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Acceptability of the 6-PACK falls prevention program: a pre-implementation study in hospitals participating in a cluster randomized controlled trial

Barker, Anna L., Morello, Renata T., Ayton, Darshini R., Hill, Keith D., Brand, Caroline A., Livingston, Patricia M. and Botti, Mari 2017, Acceptability of the 6-PACK falls prevention program: a pre-implementation study in hospitals participating in a cluster randomized controlled trial, PLoS one, vol. 12, no. 2, pp. 1-15, doi: 10.1371/journal.pone.0172005.

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Title Acceptability of the 6-PACK falls prevention program: a pre-implementation study in hospitals participating in a cluster randomized controlled trial
Author(s) Barker, Anna L.
Morello, Renata T.
Ayton, Darshini R.
Hill, Keith D.
Brand, Caroline A.
Livingston, Patricia M.
Botti, Mari
Journal name PLoS one
Volume number 12
Issue number 2
Article ID e0172005
Start page 1
End page 15
Total pages 15
Publisher Public Library of Science
Place of publication San Francisco, Calif.
Publication date 2017
ISSN 1932-6203
Keyword(s) Science & Technology
Multidisciplinary Sciences
Science & Technology - Other Topics
PRACTICE GUIDELINE
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FEASIBILITY
INJURIES
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Summary There is limited evidence to support the effectiveness of falls prevention interventions in the acute hospital setting. The 6-PACK falls prevention program includes a fall-risk tool; ‘falls alert’ signs; supervision of patients in the bathroom; ensuring patients’ walking aids are within reach; toileting regimes; low-low beds; and bed/chair alarms. This study explored the acceptability of the 6-PACK program from the perspective of nurses and senior staff prior to its implementation in a randomised controlled trial. A mixed-methods approach was applied involving 24 acute wards from six Australian hospitals. Participants were nurses working on participating wards and senior hospital staff including: Nurse Unit Managers; senior physicians; Directors of Nursing; and senior personnel involved in quality and safety or falls prevention. Information on program acceptability (suitability, practicality and benefits) was obtained by surveys, focus groups and interviews. Survey data were analysed descriptively, and focus group and interview data thematically. The survey response rate was 60%. Twelve focus groups (n = 96 nurses) and 24 interviews with senior staff were conducted. Falls were identified as a priority patient safety issue and nurses as key players in falls prevention. The 6-PACK program was perceived to offer practical benefits compared to current practice. Nurses agreed fall-risk tools, low-low beds and alert signs were useful for preventing falls (>70%). Views were mixed regarding positioning patients’ walking aid within reach. Practical issues raised included access to equipment; and risk of staff injury with low-low bed use. Bathroom supervision was seen to be beneficial, however not always practical. Views on the program appropriateness and benefits were consistent across nurses and senior staff. Staff perceived the 6-PACK program as suitable, practical and beneficial, and were open to adopting the program. Some practical concerns were raised highlighting issues to be addressed by the implementation plan.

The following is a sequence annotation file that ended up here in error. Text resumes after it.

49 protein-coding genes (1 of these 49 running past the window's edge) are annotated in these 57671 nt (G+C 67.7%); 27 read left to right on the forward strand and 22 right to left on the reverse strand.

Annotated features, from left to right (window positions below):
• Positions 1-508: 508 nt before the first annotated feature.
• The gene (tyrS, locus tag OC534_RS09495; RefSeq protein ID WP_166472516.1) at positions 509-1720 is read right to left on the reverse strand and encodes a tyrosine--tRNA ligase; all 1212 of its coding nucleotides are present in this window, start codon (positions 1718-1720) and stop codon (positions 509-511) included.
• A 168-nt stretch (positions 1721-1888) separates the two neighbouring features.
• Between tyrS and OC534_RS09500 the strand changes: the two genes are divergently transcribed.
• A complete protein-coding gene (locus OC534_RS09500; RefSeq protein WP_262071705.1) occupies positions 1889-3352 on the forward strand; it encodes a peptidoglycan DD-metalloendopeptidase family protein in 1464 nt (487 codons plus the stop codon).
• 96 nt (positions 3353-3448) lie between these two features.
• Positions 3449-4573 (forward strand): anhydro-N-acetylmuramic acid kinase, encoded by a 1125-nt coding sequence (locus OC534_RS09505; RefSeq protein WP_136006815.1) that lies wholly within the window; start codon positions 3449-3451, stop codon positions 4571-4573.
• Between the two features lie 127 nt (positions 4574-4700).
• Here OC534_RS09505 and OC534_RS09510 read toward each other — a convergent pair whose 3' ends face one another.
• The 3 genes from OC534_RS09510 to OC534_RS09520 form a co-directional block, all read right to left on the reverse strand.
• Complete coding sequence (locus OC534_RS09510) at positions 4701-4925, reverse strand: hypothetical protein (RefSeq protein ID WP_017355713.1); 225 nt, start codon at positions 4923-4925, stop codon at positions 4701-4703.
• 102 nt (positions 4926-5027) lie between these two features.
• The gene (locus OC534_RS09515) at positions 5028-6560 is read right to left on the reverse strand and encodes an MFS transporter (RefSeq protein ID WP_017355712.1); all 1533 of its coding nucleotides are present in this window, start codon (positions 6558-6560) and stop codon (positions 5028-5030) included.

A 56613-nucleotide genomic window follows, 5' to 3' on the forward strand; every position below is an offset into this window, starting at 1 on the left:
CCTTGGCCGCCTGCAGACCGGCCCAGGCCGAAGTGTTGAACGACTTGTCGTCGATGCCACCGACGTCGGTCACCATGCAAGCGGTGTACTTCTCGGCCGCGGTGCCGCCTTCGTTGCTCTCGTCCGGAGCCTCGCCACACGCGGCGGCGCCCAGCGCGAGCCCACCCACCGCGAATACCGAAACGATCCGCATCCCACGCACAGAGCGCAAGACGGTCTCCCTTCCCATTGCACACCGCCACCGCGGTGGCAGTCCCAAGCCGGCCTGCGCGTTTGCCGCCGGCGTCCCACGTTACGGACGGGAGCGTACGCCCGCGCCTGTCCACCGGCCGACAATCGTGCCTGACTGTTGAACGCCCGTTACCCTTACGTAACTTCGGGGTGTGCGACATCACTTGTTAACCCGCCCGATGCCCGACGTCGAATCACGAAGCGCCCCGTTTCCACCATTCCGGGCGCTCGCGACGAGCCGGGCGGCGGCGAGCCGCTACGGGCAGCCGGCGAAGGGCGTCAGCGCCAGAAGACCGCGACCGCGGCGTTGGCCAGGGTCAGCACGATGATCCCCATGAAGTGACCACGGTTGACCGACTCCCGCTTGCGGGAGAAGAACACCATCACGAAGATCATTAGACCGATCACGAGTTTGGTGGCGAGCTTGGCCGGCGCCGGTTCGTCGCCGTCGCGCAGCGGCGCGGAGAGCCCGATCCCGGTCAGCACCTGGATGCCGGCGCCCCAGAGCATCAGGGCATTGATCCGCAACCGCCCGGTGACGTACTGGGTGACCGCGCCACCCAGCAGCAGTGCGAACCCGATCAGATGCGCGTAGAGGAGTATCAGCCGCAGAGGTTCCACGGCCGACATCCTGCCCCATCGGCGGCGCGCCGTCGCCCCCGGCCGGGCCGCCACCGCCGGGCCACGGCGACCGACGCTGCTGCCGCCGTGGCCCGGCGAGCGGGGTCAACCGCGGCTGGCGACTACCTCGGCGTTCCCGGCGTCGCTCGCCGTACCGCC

Language eng
DOI 10.1371/journal.pone.0172005
Field of Research 111099 Nursing not elsewhere classified
MD Multidisciplinary
Socio Economic Objective 920102 Cancer and Related Disorders
HERDC Research category C1 Refereed article in a scholarly journal
ERA Research output type C Journal article
Copyright notice ©2017, The Authors
Free to Read? Yes
Use Rights Creative Commons Attribution licence
Persistent URL http://hdl.handle.net/10536/DRO/DU:30092826

Document type: Journal Article
Collections: Faculty of Health
School of Nursing and Midwifery
Open Access Collection
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Every reasonable effort has been made to ensure that permission has been obtained for items included in DRO. If you believe that your rights have been infringed by this repository, please contact drosupport@deakin.edu.au.